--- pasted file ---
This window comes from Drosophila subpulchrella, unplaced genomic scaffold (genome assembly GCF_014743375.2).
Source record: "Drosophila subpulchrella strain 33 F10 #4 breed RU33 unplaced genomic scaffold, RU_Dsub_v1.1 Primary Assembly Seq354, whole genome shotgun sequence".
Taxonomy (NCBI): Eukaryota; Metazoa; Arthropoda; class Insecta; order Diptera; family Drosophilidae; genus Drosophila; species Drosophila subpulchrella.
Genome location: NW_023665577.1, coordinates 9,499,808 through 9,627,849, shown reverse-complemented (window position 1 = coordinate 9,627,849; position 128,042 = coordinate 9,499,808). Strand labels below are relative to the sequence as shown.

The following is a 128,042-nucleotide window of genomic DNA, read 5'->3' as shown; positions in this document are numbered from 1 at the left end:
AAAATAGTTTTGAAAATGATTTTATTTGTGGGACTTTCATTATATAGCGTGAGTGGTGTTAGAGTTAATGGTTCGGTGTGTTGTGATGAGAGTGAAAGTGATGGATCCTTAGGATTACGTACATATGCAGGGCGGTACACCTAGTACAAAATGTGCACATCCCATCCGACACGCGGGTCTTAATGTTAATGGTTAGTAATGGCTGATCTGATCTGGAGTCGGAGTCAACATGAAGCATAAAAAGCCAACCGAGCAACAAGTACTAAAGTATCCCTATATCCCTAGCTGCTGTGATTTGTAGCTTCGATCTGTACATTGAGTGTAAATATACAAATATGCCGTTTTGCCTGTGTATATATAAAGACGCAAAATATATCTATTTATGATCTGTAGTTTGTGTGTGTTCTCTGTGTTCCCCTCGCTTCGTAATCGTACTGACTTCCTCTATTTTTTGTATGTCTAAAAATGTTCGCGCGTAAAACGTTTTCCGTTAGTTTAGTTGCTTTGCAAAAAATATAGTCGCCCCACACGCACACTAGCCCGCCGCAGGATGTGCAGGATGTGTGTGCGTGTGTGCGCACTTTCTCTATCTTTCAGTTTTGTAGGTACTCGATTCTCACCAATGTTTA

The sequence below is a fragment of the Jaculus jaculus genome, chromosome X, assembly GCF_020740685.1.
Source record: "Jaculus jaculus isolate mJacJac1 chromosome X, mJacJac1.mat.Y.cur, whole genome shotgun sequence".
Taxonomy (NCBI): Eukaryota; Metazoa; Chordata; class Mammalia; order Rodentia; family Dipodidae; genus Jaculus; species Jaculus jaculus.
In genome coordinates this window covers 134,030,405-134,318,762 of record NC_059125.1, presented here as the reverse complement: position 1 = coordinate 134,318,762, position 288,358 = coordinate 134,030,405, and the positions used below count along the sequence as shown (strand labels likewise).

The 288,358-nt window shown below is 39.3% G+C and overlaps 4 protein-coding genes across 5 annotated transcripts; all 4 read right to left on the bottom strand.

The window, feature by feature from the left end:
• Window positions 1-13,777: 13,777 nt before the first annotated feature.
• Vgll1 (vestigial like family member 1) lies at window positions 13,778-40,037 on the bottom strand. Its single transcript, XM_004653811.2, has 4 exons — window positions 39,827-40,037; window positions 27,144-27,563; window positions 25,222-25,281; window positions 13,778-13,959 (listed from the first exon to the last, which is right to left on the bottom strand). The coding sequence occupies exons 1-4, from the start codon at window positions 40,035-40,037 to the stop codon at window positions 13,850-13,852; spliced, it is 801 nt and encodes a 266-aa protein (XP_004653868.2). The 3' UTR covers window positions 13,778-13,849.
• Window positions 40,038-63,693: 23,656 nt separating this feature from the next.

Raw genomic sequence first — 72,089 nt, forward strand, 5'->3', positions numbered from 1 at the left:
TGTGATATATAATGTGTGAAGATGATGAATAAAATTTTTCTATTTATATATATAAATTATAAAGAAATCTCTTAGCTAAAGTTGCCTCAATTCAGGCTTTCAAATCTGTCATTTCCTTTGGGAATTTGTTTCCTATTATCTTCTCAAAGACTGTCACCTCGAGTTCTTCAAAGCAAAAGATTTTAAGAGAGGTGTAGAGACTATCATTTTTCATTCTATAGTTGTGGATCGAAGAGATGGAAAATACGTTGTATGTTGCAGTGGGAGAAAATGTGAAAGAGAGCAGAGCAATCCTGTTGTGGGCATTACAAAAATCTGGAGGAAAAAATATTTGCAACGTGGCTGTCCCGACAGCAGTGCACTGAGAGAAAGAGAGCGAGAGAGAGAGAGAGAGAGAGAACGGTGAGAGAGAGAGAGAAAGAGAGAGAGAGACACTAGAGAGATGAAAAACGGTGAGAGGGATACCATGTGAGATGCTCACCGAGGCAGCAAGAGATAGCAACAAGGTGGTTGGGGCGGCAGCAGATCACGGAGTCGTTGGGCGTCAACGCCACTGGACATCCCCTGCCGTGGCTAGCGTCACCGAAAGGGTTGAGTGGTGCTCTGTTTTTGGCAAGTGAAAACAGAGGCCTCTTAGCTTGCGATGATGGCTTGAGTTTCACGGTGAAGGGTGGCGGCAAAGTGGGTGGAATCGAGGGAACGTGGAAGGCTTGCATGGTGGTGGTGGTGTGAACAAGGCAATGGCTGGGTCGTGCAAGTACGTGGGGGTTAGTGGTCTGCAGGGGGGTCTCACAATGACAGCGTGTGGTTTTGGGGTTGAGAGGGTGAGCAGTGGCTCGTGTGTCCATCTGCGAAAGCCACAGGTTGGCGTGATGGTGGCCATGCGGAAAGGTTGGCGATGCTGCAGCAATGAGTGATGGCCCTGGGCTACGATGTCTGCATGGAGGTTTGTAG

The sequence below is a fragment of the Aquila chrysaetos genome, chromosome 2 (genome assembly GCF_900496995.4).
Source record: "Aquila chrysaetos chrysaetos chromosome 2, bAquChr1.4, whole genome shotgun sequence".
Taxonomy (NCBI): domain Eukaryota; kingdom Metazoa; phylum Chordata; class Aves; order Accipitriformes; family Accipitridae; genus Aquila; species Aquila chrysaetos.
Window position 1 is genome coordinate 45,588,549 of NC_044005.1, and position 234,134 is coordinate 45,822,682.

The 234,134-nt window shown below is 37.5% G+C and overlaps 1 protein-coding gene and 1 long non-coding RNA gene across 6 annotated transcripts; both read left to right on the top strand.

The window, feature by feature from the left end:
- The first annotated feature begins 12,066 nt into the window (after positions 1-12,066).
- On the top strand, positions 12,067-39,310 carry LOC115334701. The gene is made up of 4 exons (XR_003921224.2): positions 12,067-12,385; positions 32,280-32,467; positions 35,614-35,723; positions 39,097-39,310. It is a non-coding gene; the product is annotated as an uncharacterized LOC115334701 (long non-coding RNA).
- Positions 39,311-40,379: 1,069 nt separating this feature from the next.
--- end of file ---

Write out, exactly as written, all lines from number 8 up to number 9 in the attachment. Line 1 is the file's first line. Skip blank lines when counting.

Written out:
Source record: "Jaculus jaculus isolate mJacJac1 chromosome X, mJacJac1.mat.Y.cur, whole genome shotgun sequence".
Taxonomy (NCBI): Eukaryota; Metazoa; Chordata; class Mammalia; order Rodentia; family Dipodidae; genus Jaculus; species Jaculus jaculus.